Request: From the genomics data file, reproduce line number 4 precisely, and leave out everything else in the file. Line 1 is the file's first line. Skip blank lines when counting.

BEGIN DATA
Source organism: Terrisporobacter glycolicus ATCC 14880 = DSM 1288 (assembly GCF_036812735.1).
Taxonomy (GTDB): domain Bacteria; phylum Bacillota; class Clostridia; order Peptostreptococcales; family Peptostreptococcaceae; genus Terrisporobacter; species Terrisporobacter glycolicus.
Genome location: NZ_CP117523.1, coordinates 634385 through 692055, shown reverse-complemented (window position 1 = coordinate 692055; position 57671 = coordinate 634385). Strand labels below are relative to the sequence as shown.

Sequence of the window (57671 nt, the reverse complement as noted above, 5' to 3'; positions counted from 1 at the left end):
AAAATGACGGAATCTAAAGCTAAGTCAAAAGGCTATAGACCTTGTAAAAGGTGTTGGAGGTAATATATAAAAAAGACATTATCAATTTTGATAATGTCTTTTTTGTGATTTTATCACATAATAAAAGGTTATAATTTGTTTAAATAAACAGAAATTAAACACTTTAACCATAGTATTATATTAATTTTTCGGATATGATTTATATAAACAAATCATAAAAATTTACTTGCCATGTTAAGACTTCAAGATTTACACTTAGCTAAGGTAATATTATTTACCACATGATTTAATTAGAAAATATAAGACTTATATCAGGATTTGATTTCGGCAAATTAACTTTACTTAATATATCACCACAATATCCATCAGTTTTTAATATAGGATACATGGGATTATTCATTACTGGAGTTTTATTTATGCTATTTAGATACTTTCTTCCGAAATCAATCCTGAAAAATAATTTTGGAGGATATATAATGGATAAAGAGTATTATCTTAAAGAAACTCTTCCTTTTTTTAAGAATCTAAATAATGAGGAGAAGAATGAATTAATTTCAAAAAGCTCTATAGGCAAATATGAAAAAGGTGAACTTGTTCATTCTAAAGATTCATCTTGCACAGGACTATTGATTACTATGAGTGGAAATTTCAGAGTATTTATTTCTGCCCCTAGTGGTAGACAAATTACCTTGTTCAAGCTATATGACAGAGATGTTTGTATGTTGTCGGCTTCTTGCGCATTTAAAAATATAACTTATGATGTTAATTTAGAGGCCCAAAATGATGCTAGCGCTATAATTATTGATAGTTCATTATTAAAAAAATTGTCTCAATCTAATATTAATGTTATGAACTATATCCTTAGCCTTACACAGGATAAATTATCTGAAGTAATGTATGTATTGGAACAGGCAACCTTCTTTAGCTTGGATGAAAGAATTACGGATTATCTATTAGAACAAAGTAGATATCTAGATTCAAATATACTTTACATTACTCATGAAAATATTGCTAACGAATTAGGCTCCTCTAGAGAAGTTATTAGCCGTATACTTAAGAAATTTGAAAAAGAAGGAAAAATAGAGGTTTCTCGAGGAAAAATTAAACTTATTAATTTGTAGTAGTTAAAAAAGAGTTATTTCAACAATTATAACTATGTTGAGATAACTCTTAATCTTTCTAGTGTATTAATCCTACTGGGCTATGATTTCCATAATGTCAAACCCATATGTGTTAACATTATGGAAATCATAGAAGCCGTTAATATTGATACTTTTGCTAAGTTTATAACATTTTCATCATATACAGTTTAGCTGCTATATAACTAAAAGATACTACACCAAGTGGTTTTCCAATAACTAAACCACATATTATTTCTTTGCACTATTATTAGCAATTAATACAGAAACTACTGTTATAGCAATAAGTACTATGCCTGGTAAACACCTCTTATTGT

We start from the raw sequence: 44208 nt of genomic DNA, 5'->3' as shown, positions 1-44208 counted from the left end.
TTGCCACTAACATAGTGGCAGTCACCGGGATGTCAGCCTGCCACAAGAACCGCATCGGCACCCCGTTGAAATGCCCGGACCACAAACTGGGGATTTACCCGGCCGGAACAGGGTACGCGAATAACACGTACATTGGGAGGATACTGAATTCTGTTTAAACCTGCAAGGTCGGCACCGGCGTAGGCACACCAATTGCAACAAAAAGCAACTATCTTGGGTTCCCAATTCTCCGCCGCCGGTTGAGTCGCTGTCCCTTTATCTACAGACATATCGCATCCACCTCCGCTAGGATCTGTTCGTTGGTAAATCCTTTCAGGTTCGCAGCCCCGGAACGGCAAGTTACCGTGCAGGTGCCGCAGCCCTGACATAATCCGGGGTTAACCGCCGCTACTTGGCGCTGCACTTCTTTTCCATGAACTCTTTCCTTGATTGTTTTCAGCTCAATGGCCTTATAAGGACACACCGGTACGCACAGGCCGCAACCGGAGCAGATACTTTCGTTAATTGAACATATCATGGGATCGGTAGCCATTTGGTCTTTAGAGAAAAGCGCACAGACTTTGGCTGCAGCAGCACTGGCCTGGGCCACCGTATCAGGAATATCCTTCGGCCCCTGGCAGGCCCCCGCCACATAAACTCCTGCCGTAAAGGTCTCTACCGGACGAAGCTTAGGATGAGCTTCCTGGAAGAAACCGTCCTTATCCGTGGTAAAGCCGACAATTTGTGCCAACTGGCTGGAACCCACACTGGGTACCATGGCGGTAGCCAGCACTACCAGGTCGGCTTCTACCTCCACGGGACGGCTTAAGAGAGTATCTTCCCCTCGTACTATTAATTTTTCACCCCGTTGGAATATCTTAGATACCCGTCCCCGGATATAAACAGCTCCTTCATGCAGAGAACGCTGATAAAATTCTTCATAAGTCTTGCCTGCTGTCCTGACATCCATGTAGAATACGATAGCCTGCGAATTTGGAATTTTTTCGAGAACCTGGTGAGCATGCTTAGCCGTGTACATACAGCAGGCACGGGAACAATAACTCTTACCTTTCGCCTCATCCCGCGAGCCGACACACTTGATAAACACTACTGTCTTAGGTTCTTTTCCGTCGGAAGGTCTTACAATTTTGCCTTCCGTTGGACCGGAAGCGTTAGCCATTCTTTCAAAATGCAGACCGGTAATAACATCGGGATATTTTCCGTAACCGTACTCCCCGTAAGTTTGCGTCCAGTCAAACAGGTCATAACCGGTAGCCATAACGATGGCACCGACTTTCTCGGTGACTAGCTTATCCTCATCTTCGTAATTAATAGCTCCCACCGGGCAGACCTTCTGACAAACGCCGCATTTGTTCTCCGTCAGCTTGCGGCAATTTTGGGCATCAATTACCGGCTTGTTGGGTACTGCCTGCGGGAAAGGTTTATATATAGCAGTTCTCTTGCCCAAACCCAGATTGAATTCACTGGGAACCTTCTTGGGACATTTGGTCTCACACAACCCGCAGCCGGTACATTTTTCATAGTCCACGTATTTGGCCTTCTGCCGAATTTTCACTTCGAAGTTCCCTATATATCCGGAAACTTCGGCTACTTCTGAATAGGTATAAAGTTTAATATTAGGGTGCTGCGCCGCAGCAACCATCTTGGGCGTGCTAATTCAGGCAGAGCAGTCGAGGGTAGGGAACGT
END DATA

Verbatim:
Sequence of the window (57671 nt, the reverse complement as noted above, 5' to 3'; positions counted from 1 at the left end):